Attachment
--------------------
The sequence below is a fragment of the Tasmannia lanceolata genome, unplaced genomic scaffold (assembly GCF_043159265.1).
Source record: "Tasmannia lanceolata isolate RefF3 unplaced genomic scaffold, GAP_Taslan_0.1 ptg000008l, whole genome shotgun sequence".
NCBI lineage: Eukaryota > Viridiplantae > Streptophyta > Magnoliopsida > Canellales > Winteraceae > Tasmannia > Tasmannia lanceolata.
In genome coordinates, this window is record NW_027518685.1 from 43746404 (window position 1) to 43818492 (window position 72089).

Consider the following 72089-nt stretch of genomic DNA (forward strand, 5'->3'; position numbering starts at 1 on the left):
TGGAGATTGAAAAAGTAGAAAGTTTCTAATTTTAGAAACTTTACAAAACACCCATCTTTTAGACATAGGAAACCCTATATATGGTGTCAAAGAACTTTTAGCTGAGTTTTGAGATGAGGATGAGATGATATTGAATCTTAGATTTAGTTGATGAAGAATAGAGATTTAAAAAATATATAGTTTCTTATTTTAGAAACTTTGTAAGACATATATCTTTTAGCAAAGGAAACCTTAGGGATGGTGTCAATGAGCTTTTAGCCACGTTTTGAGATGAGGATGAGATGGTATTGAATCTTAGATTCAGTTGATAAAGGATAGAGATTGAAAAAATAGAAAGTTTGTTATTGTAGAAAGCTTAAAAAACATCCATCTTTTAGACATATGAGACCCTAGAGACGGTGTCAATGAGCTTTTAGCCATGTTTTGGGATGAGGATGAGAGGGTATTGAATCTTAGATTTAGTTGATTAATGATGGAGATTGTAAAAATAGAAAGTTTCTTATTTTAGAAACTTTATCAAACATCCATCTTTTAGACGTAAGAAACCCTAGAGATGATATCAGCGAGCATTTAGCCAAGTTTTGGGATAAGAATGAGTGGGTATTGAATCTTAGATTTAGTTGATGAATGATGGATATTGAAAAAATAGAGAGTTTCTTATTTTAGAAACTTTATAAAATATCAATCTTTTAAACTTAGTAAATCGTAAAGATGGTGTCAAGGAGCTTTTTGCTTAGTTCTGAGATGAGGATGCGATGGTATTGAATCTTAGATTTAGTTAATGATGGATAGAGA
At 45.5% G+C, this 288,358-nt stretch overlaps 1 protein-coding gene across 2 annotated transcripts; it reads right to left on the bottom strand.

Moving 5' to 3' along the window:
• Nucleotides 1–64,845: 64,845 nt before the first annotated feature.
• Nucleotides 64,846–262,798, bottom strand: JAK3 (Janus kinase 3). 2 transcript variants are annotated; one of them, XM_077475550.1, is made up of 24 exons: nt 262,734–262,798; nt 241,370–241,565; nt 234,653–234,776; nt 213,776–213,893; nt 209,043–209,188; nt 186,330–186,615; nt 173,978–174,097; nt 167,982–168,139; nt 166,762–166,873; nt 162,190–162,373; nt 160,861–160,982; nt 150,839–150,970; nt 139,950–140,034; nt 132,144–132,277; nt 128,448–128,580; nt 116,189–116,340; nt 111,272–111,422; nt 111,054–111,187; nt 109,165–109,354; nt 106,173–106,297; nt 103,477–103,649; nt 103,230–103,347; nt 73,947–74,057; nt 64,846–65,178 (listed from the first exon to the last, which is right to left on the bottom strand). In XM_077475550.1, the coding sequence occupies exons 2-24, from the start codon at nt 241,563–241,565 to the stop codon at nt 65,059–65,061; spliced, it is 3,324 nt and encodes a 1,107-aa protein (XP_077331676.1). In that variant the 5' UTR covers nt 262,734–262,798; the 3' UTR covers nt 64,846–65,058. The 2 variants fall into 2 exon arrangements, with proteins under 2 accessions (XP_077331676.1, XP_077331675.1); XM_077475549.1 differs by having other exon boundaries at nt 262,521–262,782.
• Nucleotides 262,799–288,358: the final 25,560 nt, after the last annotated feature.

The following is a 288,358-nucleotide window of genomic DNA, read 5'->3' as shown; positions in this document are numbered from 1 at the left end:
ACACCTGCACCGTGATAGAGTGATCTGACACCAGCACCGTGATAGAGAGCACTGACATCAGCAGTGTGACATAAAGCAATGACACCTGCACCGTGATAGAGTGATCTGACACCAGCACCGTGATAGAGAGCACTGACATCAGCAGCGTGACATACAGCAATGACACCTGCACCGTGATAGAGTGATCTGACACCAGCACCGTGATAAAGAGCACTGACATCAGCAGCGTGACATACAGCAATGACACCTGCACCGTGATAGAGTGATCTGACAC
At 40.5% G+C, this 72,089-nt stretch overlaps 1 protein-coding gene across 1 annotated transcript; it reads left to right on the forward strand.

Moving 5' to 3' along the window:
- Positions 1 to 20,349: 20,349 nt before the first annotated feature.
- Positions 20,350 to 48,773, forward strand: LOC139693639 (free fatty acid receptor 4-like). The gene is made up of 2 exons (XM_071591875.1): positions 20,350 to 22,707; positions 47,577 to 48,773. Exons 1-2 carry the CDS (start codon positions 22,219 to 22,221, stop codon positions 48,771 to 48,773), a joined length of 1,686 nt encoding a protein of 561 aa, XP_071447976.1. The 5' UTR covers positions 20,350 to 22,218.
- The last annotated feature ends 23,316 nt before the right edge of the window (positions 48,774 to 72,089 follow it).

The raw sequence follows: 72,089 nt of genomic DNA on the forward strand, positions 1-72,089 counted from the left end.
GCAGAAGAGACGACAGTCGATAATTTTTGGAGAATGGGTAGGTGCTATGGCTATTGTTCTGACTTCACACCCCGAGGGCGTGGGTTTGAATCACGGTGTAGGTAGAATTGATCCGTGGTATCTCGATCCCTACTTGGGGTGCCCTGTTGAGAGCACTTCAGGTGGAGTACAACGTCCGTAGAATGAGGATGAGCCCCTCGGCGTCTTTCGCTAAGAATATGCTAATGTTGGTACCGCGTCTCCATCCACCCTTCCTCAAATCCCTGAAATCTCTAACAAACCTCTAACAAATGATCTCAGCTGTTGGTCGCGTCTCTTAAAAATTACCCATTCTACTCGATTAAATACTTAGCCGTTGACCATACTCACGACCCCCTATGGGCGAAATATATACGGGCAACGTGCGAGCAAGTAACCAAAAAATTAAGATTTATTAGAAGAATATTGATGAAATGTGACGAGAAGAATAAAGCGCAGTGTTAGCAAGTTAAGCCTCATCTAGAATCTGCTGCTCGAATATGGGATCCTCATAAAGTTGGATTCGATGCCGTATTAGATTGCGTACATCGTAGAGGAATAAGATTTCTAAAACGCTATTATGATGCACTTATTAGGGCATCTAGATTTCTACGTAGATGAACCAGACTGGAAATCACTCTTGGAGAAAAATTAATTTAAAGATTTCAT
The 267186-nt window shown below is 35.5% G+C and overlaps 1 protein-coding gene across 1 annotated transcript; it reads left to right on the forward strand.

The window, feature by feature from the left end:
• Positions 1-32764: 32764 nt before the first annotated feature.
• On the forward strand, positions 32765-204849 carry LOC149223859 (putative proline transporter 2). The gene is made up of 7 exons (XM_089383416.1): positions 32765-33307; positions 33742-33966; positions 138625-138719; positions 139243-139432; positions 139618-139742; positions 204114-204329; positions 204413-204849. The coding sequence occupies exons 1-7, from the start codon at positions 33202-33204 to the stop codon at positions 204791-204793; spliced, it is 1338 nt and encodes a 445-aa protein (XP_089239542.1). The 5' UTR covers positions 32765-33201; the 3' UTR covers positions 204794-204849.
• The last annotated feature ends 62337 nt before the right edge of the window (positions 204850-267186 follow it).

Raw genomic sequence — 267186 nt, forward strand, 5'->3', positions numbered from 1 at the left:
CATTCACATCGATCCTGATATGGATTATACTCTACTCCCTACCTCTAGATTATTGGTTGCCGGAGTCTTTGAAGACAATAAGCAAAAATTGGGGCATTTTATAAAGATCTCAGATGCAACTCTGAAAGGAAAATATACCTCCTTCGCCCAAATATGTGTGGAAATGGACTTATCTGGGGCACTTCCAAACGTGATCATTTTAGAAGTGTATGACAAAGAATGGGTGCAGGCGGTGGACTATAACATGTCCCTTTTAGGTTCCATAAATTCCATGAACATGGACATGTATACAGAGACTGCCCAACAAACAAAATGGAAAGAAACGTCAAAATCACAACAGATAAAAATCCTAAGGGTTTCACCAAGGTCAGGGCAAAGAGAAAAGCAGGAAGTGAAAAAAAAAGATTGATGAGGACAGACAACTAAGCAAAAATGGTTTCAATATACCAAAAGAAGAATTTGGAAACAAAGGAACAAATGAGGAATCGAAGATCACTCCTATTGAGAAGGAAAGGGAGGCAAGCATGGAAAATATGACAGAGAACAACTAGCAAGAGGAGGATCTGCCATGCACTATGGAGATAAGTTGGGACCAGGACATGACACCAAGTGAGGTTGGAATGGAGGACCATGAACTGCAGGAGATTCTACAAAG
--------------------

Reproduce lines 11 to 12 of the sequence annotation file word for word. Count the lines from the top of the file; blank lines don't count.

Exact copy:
• Nucleotides 262,799–288,358: the final 25,560 nt, after the last annotated feature.

The following is a 288,358-nucleotide window of genomic DNA, read 5'->3' as shown; positions in this document are numbered from 1 at the left end: